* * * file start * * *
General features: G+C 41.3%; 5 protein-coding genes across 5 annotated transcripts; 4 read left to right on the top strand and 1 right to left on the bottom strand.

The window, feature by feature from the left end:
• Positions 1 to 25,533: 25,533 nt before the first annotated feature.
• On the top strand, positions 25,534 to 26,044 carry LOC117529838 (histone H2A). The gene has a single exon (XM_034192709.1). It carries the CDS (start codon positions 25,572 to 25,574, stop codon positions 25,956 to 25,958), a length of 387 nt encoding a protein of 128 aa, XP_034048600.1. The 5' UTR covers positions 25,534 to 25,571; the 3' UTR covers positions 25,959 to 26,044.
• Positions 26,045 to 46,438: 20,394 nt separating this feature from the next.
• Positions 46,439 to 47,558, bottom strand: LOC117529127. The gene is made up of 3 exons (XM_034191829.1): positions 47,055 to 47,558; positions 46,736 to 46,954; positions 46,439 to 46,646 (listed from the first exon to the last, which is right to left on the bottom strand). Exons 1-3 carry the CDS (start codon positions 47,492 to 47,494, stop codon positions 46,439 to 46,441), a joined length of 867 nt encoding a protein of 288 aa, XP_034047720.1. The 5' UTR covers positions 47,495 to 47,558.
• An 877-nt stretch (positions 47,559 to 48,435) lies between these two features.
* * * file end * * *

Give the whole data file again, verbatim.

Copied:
General features: G+C 41.3%; 5 protein-coding genes across 5 annotated transcripts; 4 read left to right on the top strand and 1 right to left on the bottom strand.

The window, feature by feature from the left end:
• Positions 1 to 25,533: 25,533 nt before the first annotated feature.
• On the top strand, positions 25,534 to 26,044 carry LOC117529838 (histone H2A). The gene has a single exon (XM_034192709.1). It carries the CDS (start codon positions 25,572 to 25,574, stop codon positions 25,956 to 25,958), a length of 387 nt encoding a protein of 128 aa, XP_034048600.1. The 5' UTR covers positions 25,534 to 25,571; the 3' UTR covers positions 25,959 to 26,044.
• Positions 26,045 to 46,438: 20,394 nt separating this feature from the next.
• Positions 46,439 to 47,558, bottom strand: LOC117529127. The gene is made up of 3 exons (XM_034191829.1): positions 47,055 to 47,558; positions 46,736 to 46,954; positions 46,439 to 46,646 (listed from the first exon to the last, which is right to left on the bottom strand). Exons 1-3 carry the CDS (start codon positions 47,492 to 47,494, stop codon positions 46,439 to 46,441), a joined length of 867 nt encoding a protein of 288 aa, XP_034047720.1. The 5' UTR covers positions 47,495 to 47,558.
• An 877-nt stretch (positions 47,559 to 48,435) lies between these two features.